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Bankrupt Businesses – How Insolvency Practitioners Can Help

Last updated: September 17, 2021

The quick answer

If your business is insolvent you might want to look at the alternatives than just accepting bankruptcy or liquidation.

A better option may be a Company or Individual Voluntary Arrangement or by making early contact to negotiate with key creditors.

In more detail

Bankruptcy usually refers to a sole trader or partner in a business who is made bankrupt. Sometimes it is used as a generic term to describe business failure.

It is worth seeking good professional advice from a Licensed Insolvency Practitioner like us before going bankrupt to see if there are any other options. Your accountant or solicitor can usually recommend one if you do not want to try us.

Bankruptcy can happen in two ways; the first is someone making you bankrupt and the statistics say that the person most likely to do that is HM Revenue and Customs. The second is where you pay the Court fees (about £750) and make yourself bankrupt.

Sometimes bankruptcy is the best option. For example, where it is clear that the business is not viable it is a useful way to draw a line under the old business and legally stop bailiffs entering your home to remove assets. It also means that after 12 months your bankruptcy ends and the pre-bankruptcy debts are written off.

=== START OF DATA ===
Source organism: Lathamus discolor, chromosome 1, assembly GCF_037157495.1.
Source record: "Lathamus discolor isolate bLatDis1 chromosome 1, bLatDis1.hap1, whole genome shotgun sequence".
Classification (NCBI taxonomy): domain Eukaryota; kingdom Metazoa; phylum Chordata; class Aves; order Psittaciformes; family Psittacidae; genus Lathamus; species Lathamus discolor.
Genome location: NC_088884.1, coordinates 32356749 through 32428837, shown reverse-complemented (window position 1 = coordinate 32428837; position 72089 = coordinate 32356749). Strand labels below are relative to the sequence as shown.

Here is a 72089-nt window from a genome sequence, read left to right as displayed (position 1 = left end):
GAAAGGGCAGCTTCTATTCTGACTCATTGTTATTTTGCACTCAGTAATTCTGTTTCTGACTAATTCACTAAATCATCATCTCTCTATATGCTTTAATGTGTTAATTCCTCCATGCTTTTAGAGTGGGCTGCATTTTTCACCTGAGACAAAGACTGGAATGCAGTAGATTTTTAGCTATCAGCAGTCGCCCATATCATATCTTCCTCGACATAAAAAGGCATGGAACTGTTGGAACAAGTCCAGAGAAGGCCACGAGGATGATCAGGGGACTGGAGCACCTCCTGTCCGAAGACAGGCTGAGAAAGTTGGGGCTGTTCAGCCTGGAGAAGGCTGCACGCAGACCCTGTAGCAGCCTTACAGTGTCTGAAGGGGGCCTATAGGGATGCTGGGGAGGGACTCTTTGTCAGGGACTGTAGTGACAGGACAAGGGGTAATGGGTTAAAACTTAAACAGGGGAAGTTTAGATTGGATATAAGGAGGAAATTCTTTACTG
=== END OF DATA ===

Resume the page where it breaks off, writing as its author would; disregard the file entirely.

One of the main reasons to avoid bankruptcy is that if you have equity in your home it may be sold to pay your debts. This applies even if it is jointly owned with your spouse or you have young children. Again, it is important to get advice early on as you may be surprised what can be achieved.


If you need insolvency advice the earlier you talk to someone like us the better as you will have more options. We can help, contact us today.

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Author: David Kirk - ACA FABRP
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Just a quick email to say a heartfelt thank you for your very calm, considered, expert advice regarding my circumstances on Tuesday. Things looked bleak before you explained my options much more clearly, in simple layman’s terms.
Rob Elliott (14th December 2021)



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David Kirk

Licensed Insolvency Practitioner